“Nothing should ever hold a man back from his future”
One of my favorite movies–one of the best movies ever–is the 2008 Indian-American romantic comedy The Other End of the Line, starring Jesse Metcalfe and Shriya Saran. It’s about two strangers, located half a world apart, who meet by chance and eventually fall in love through the most random of circumstances possible.
The story is relatively simple. Priya is an employee at an Indian credit card call-center who travels to San Francisco to be with Granger, a guy she falls for over the phone. For Priya, it’s complete risk-or-reward, as she is spending her entire savings to make what for her must surely be a once in a lifetime journey to America.
Only Granger, having believed the credit card girl he was talking to was blonder and more “Californian”, walks right past Priya when he goes to meet her for a date in San Francisco, much to her dismay. Granger, thinking he was stood up, later literally bumps into Priya at her hotel, just as she is getting ready to leave for home, knocking her down, and apologetically offering to take her to dinner. Priya, recognizing Granger, accepts the date, and they immediately hit it off. The two spend several days touring San Francisco, getting to know each other and falling in love. Things are going perfectly until Priya’s parents show up in California, having followed her there to bring her back home to her Indian fiancé, an arrangement by her parents to a man whom she has met only briefly and does not love. When Priya’s family arrives, Granger learns that the credit card girl, Jennifer, and Priya are in fact the same person, and that Priya is engaged to a man back home in India. Upset that she deceived him, Granger decides to say goodbye to Priya.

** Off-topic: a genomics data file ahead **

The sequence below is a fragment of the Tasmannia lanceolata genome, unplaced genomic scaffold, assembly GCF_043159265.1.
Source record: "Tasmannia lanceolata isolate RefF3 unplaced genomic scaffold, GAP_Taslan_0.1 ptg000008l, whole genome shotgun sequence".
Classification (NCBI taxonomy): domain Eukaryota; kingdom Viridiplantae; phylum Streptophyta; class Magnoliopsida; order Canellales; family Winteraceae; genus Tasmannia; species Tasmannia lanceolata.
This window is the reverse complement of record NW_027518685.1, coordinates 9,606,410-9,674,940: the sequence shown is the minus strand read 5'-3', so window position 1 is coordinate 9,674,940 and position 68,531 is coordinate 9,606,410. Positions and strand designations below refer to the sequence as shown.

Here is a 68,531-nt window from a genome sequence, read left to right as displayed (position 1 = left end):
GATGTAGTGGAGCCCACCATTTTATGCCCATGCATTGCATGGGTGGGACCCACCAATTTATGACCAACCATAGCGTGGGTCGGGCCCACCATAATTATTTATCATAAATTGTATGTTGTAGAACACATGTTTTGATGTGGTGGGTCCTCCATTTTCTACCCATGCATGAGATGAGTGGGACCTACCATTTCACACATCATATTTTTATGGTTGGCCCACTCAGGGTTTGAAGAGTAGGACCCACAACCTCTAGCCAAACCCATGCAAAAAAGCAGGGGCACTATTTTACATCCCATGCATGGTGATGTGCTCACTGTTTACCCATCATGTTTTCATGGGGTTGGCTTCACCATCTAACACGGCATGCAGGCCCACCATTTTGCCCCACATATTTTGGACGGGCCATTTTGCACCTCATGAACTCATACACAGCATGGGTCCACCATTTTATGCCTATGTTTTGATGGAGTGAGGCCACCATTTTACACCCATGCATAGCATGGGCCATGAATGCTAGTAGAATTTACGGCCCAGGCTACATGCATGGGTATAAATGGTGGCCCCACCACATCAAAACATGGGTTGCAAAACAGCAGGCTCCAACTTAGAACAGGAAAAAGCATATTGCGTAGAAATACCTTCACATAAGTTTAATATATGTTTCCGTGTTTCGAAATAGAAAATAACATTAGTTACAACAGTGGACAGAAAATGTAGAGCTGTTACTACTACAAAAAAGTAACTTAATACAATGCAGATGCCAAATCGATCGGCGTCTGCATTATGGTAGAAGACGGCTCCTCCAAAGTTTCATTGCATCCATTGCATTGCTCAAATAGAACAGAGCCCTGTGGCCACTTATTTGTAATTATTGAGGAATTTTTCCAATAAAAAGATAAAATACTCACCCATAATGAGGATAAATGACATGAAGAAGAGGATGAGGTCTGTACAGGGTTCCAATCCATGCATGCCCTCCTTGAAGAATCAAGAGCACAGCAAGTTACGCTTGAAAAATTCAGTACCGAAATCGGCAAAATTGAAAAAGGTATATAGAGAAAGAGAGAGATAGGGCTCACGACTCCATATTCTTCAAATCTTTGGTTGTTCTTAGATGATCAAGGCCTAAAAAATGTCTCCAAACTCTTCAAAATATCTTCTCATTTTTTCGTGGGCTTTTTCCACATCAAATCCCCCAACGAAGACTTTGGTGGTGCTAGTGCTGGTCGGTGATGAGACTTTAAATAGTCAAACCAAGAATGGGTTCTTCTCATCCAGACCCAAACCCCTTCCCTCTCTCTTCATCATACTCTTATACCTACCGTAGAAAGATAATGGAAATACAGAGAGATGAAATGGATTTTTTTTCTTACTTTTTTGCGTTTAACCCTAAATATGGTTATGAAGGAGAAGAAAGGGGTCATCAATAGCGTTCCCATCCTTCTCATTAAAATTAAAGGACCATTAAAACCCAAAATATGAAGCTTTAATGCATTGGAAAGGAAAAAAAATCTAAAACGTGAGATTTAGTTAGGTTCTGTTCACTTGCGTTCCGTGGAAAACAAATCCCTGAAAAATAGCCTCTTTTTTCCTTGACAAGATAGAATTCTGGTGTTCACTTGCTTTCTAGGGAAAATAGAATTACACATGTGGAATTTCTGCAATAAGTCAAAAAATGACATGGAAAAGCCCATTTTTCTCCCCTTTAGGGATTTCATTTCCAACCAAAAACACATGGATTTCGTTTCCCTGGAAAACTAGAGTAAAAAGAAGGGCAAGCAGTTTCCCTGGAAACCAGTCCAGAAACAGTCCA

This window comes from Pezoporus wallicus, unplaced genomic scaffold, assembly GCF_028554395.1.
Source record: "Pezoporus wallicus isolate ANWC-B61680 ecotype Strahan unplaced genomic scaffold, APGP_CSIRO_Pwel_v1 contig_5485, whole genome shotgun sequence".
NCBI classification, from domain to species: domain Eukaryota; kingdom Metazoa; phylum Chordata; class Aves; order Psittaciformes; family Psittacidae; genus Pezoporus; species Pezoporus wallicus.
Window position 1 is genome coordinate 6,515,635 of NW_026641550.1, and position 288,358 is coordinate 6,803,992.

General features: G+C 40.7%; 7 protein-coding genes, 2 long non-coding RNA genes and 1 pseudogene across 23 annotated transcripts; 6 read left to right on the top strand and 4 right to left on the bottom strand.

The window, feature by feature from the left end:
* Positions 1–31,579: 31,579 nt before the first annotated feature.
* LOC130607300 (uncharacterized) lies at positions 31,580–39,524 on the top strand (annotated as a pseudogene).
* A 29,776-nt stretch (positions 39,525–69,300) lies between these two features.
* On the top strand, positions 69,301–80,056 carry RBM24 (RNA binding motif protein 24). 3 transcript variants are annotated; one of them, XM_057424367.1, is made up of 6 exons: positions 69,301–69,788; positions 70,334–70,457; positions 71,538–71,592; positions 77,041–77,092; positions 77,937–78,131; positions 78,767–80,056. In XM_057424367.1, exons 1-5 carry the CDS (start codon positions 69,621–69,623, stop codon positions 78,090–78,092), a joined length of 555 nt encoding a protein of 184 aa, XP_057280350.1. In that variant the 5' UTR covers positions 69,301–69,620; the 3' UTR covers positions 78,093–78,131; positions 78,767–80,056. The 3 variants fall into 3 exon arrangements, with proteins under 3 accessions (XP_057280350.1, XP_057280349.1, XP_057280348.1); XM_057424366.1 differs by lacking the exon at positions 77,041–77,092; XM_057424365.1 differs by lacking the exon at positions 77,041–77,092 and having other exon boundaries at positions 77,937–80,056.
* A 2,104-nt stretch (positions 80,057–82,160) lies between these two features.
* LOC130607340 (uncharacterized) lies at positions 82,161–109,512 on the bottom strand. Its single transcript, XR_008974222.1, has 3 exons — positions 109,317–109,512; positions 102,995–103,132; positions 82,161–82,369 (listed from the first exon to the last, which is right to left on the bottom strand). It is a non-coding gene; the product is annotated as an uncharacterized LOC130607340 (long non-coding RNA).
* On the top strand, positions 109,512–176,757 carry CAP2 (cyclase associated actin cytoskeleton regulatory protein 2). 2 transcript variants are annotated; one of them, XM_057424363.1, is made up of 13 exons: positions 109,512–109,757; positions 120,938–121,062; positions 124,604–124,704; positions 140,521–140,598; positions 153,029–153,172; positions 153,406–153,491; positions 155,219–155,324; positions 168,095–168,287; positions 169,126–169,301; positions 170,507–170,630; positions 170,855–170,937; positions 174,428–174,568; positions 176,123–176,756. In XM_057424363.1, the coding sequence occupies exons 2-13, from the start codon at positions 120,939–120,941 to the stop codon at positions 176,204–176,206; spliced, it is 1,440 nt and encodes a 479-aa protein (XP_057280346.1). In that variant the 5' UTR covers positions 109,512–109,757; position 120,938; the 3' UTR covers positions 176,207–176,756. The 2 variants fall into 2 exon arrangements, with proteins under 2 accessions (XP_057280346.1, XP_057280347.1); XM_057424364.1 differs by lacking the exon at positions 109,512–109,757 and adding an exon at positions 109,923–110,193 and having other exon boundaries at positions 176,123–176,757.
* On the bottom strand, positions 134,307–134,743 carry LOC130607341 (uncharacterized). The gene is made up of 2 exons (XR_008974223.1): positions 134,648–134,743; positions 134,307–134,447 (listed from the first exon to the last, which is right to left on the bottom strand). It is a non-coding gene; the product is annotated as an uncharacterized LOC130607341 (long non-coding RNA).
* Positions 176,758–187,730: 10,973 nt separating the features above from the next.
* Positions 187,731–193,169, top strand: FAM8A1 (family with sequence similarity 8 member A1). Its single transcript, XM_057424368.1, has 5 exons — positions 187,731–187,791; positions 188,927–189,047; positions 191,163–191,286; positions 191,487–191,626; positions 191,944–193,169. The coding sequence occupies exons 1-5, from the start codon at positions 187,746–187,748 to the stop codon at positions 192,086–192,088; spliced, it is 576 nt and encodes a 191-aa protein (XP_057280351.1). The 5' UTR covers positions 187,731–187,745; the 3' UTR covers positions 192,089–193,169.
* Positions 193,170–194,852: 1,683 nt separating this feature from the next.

Priya is extremely upset that Granger could just forget about her so easily, and let her leave and walk out of his life forever, but having no other alternative, she returns home with her family. Back in India, when forced by her parents to apologize face to face to her fiancé and his parents for disgracing them, Priya can’t bring herself to accept a loveless and passionless life with a man she doesn’t know and doesn’t love. As she tells her fiancé, future in-laws and parents that she fell in love with Granger while in San Francisco, and that she must now develop as a person, her prospective father in-law insults her by calling her a “tramp.” Priya’s father then stands up for her, and declares that whenever she enters a room, people smile, and that he is proud of her, and loves her.
Back in America, while giving the Best Man toast at his best friend’s wedding, Granger recounts a story when his friend had the courage to cross the river from the boys’ camp to the girls’ camp to go meet the girl he liked–the girl he was now about to marry.
“Nothing should ever hold a man back from his future….”, Granger says. Shocked speechless before finishing the toast, he suddenly realizes that he is talking about himself and Priya. He rushes to the airport, calling the bank in Mumbai with the help of Indian cab driver.
By the time Granger reaches Citi Bank in Mumbai, he has traveled by plane, taxi, tuk tuk, and other modes of travel, and in his own words, worn the same suit for more than sixteen hours. Eventually, just as Priya, now promoted to call center manager, is counseling one of her employees, Granger strides into the call center and declares his love for her, as one of Priya’s coworkers urges, “Kiss him! Kiss him!”
Later, at breakfast, Granger makes amends with Priya’s father, who warmly welcomes him into their family.
Movies like this make me believe in happy endings. Make me believe in dreams. If only things like this were possible.